My understanding is that one of the first teachings of the Buddha was what we now call the five precepts, recognizing that the first noble truth, which is "suffering occurs," or as it's called in that language, "dukkha," which means any kind of discomfort, from the very smallest discomfort to the most perilous problem. So, knowing that those kinds of things happen, the Buddha said, "You can, if you follow these precepts, you can avoid a lot of suffering." So he said, avoid killing; avoid lying; avoid stealing; avoid sexual misconduct; and don't take in (don't ingest) toxins, avoid taking in (or ingesting) toxins. So our teacher, Thich Nhat Hanh, took those five precepts and developed mindfulness trainings, or guidelines, to help us train our minds to be more able to follow those precepts. And he also kind of expanded the wording around it so that he would give us a better idea, or some idea, about what was meant by "to avoid killing." So the five mindfulness trainings are a part of this particular tradition following the teachings of Thich Nhat Hanh.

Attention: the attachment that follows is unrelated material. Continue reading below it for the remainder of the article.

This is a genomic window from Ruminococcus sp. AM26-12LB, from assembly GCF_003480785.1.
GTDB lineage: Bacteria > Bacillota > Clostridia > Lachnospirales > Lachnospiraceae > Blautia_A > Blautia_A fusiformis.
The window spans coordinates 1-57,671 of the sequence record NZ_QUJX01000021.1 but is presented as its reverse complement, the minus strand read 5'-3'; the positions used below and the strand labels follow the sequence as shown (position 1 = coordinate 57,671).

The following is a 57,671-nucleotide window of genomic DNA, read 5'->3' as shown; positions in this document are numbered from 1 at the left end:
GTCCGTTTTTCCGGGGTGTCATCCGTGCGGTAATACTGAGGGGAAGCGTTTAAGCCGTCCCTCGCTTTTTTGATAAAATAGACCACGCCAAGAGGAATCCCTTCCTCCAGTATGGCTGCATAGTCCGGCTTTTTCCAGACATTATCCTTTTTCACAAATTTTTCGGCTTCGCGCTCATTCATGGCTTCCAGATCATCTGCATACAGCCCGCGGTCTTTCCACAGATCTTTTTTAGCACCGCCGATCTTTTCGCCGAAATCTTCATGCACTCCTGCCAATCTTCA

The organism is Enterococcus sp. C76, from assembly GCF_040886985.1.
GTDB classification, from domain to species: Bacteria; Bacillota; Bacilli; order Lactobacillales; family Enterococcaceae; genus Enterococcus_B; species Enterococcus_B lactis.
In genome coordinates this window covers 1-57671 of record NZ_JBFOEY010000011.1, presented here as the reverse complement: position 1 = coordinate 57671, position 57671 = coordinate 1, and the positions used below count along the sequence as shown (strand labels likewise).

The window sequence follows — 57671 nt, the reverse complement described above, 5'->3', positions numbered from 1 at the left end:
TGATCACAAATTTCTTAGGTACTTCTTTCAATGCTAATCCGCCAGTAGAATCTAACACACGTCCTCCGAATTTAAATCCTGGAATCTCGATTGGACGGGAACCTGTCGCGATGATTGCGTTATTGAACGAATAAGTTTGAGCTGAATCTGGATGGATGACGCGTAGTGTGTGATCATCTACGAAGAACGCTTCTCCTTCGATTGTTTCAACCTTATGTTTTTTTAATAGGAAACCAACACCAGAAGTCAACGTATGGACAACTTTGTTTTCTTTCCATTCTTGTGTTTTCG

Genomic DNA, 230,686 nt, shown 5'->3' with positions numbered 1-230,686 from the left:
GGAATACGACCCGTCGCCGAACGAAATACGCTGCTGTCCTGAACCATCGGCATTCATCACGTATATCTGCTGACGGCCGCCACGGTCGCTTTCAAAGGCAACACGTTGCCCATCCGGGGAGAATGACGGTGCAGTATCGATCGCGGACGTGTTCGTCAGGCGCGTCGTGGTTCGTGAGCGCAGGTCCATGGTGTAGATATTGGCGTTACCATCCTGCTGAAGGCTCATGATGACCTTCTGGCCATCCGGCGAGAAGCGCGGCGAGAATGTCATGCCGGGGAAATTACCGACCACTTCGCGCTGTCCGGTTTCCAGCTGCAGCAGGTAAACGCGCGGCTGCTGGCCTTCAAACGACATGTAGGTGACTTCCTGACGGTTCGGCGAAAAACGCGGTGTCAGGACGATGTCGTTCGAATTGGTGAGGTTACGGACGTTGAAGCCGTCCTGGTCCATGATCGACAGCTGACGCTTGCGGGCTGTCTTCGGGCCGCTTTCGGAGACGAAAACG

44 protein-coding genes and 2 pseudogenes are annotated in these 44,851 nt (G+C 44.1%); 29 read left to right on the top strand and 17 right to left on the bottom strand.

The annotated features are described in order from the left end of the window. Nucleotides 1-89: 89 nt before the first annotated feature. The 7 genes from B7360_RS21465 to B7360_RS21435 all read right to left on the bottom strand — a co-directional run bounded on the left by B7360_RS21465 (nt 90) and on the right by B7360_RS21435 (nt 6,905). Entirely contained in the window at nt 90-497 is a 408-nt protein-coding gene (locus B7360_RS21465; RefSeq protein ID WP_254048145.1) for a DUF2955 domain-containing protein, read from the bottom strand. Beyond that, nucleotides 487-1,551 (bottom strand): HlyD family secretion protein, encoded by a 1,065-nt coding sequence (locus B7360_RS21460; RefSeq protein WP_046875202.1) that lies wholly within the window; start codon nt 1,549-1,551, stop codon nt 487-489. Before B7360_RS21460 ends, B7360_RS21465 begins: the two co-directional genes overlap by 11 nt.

Now, a part of the monastic tradition is that monks and nuns (and laypeople as well, but monks and nuns in particular) will take a vow of commitment to the five precepts. And so, in this tradition, in the Thich Nhat Hanh tradition, we, some of us, decide that we would like to do our best to live according to these precepts. And so we participate in a service, a ceremony: it's called a transmission ceremony, where kind of the energy of this, these trainings, is transmitted to us in a ceremony that's ancient. It probably could be traced back (if we could find writings about it, but it could probably be traced back) to the time of the Buddha. So we're going to have that transmission ceremony next month on July the fifteenth. And in preparation for that, we will be talking about each of the five mindfulness trainings and then some of you, if you like, can decide that you would like to participate in that transmission ceremony. And then you can make a commitment to one or more of the five mindfulness trainings. You don't have to commit to all of them; you can just choose one that you'd like to start with.